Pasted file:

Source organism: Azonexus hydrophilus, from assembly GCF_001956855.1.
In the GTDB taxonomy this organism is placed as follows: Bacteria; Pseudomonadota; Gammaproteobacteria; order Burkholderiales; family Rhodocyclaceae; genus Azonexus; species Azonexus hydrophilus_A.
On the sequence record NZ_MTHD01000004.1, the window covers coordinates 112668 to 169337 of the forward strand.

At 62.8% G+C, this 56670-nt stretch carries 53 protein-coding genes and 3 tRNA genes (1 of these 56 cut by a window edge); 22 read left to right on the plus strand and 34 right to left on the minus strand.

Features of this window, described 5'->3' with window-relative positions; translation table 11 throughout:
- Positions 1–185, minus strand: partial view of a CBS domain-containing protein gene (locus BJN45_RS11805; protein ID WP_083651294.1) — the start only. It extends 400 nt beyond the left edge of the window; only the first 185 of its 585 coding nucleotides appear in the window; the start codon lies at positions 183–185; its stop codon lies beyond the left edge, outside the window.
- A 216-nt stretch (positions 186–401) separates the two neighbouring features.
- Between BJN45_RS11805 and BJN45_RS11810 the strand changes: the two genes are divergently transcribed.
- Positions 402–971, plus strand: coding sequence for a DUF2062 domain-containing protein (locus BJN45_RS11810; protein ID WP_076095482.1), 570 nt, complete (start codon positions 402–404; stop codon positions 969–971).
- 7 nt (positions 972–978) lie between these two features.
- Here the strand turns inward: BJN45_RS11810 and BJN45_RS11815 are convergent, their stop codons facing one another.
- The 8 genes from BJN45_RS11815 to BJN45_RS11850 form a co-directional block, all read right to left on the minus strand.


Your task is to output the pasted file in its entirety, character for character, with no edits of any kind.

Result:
Source organism: Azonexus hydrophilus, from assembly GCF_001956855.1.
In the GTDB taxonomy this organism is placed as follows: Bacteria; Pseudomonadota; Gammaproteobacteria; order Burkholderiales; family Rhodocyclaceae; genus Azonexus; species Azonexus hydrophilus_A.
On the sequence record NZ_MTHD01000004.1, the window covers coordinates 112668 to 169337 of the forward strand.

At 62.8% G+C, this 56670-nt stretch carries 53 protein-coding genes and 3 tRNA genes (1 of these 56 cut by a window edge); 22 read left to right on the plus strand and 34 right to left on the minus strand.

Features of this window, described 5'->3' with window-relative positions; translation table 11 throughout:
- Positions 1–185, minus strand: partial view of a CBS domain-containing protein gene (locus BJN45_RS11805; protein ID WP_083651294.1) — the start only. It extends 400 nt beyond the left edge of the window; only the first 185 of its 585 coding nucleotides appear in the window; the start codon lies at positions 183–185; its stop codon lies beyond the left edge, outside the window.
- A 216-nt stretch (positions 186–401) separates the two neighbouring features.
- Between BJN45_RS11805 and BJN45_RS11810 the strand changes: the two genes are divergently transcribed.
- Positions 402–971, plus strand: coding sequence for a DUF2062 domain-containing protein (locus BJN45_RS11810; protein ID WP_076095482.1), 570 nt, complete (start codon positions 402–404; stop codon positions 969–971).
- 7 nt (positions 972–978) lie between these two features.
- Here the strand turns inward: BJN45_RS11810 and BJN45_RS11815 are convergent, their stop codons facing one another.
- The 8 genes from BJN45_RS11815 to BJN45_RS11850 form a co-directional block, all read right to left on the minus strand.